The next step is to apply all the modifications to a second PCB that has a Compact Flash socket in place of the 6850 and test the CF interface. If this works then it will be time to get a new PCB made with all the changes and add a few more features.
    I will put the asm file for the modified Assist09 on the GitHub page in the next couple of days, and probably add it here too.

  • Further functional checks

    Phil.macphail01/10/2021 at 19:17 0 comments

    With the computer running code correctly I could start to verify the other features of the design. The upper 32k of the memory map has both RAM and ROM in parallel. Writes to this space go to the RAM, but reads come from the ROM after reset, however the ROM can be disabled so that reads come from the RAM. This is important if I want to run Flex, as I need RAM at the top of memory. Reset set a 74HC74 used as a SR flip-flop, and the output of this is used to gate the chip-select signals, diverting reads to ROM. Writing to a memory location resets this flip-flop, so this is easy to test. Using the monitor to write to $F2C0 crashed to computer, and I could see with a logic probe that the ROM wasn’t selected at all. Now how to continue correct program execution? This turns out to be quite easy. Re-assembling the Assist09 code to produce a S-record output gave me a file that I could download to the SBC using the Assist09. True bootstrapping! This gives identical memory contents in both RAM and ROM, so switching between them should be invisible to the CPU. Writing to $F2C0 once more didn’t crash the processor, and I could read, modify and verify memory contents that were previously located in the ROM space.The second memory feature is that the space $D000-DFFF is mapped to any 4k block through the 512k of the RAM chip. With the ROM disabled I could now ‘see’ this space, and see if it works. Again, the monitor let me do this very quickly. The sequence used was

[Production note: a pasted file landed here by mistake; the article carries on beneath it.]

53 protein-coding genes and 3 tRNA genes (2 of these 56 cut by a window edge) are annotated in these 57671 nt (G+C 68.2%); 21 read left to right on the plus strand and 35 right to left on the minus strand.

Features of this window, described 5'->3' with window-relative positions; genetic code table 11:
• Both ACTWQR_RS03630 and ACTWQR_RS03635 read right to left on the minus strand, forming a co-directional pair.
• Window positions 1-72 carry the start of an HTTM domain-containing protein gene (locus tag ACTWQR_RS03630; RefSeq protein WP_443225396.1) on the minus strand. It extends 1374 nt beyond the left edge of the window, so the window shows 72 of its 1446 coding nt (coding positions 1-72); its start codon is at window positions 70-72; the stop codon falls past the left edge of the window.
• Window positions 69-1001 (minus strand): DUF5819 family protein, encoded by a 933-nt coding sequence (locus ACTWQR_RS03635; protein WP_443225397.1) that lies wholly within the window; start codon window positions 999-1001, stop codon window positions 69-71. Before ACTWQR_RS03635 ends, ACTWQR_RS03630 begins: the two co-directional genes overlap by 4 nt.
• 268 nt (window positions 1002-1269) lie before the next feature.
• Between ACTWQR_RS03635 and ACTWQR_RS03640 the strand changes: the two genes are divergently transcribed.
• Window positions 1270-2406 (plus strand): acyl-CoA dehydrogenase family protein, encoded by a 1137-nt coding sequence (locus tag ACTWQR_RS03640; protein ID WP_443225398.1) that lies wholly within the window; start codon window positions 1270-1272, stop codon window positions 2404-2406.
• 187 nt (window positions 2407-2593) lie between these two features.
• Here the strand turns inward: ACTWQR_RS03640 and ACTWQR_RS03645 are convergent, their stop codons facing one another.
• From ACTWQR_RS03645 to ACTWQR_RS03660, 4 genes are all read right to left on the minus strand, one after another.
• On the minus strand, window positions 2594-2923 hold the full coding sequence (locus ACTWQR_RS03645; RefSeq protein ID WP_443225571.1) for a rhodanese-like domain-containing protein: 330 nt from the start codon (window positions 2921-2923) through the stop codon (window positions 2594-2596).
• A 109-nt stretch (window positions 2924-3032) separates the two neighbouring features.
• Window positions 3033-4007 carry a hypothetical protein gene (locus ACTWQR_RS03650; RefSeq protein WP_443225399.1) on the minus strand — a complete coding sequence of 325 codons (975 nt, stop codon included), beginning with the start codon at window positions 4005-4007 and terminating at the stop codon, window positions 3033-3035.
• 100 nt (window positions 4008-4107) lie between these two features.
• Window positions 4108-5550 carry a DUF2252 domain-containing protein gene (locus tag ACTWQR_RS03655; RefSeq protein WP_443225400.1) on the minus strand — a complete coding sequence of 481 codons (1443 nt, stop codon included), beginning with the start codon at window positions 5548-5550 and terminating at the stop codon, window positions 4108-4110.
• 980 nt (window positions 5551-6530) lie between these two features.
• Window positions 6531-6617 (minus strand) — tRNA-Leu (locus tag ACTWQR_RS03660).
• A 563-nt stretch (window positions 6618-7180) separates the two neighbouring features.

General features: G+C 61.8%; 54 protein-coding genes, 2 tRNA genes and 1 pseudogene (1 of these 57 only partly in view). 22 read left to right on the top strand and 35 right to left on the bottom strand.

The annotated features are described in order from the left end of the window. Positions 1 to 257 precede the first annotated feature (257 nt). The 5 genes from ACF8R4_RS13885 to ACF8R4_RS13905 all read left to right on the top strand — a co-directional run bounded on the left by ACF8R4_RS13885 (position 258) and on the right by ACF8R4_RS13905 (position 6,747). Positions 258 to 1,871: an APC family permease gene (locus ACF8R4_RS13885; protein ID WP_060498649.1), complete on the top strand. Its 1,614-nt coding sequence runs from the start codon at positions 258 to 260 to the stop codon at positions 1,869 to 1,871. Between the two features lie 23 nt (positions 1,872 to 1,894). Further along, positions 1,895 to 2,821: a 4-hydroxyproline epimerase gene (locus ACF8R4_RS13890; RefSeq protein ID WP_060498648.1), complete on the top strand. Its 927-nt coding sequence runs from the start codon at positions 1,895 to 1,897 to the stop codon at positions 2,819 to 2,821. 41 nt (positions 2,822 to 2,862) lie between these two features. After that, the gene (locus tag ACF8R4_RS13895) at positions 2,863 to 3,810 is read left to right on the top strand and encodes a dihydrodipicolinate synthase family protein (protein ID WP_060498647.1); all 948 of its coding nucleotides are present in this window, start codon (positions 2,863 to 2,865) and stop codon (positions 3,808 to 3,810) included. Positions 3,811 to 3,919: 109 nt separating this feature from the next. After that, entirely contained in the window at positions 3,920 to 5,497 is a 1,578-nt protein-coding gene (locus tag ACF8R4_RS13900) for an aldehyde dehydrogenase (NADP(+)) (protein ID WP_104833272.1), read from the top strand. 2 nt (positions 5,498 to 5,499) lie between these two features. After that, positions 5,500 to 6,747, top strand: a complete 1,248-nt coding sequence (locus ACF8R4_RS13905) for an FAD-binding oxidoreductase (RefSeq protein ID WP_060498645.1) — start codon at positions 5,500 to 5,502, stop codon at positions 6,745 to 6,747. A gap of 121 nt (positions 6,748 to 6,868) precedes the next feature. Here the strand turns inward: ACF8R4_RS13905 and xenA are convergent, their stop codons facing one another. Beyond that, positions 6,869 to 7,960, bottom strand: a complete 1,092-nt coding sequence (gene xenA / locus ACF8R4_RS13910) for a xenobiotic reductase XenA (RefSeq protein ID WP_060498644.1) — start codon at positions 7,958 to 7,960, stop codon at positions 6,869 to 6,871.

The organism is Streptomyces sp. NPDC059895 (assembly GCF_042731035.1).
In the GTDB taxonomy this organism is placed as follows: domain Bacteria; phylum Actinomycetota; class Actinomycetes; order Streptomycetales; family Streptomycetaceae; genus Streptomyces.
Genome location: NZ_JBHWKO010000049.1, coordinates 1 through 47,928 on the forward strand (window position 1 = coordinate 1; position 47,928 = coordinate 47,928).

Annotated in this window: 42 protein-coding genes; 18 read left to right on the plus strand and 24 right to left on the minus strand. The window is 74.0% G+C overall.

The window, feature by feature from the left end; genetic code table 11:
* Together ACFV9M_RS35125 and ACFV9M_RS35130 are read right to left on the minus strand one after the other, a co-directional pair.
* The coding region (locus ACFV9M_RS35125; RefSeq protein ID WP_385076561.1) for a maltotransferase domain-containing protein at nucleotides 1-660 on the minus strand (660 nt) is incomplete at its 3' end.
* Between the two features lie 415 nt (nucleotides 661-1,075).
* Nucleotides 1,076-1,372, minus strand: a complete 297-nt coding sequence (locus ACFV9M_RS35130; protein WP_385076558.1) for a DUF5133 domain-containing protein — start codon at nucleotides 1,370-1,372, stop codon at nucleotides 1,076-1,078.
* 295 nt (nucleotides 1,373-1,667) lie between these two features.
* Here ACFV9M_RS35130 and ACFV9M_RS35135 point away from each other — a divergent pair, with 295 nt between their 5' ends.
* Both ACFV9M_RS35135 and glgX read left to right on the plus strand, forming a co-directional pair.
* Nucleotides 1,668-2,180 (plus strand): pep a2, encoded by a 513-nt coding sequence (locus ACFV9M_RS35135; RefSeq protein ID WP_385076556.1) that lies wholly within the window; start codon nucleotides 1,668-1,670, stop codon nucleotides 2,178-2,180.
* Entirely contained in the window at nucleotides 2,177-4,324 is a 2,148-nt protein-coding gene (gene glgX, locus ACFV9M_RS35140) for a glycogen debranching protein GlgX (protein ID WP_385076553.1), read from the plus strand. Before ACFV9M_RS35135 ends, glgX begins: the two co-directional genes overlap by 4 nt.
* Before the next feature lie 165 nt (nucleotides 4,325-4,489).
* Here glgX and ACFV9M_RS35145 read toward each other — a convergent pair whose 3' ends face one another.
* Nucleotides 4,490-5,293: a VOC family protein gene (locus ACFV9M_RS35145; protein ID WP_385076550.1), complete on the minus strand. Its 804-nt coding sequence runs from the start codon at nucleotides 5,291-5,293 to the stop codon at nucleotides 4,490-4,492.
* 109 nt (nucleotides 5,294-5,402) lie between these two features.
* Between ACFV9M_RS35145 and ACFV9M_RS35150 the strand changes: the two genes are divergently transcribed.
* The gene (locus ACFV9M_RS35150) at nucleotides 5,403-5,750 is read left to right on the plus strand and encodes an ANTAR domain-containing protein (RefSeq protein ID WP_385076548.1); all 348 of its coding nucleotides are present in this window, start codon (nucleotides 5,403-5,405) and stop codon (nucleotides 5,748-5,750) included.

• Writing a page number to $F280 then writing something to $D800
    • Write a new page number to $F280, and write different data to $D800
    • Write the original page number to $F280, and examine the contents of $D800, to verify that it is the original data written in step one.
    • Write new data to $F800
    • Write the second page number to $F280
    • Verify the data at $D800 corresponds with the data written in step two.

    This all worked perfectly, so for now I can confirm that the memory paging is working correctly. All good so far, and no need to write any code so this all took less than an hour. The only thing left to verify was the 68681, and again I could do initial checks with the monitor.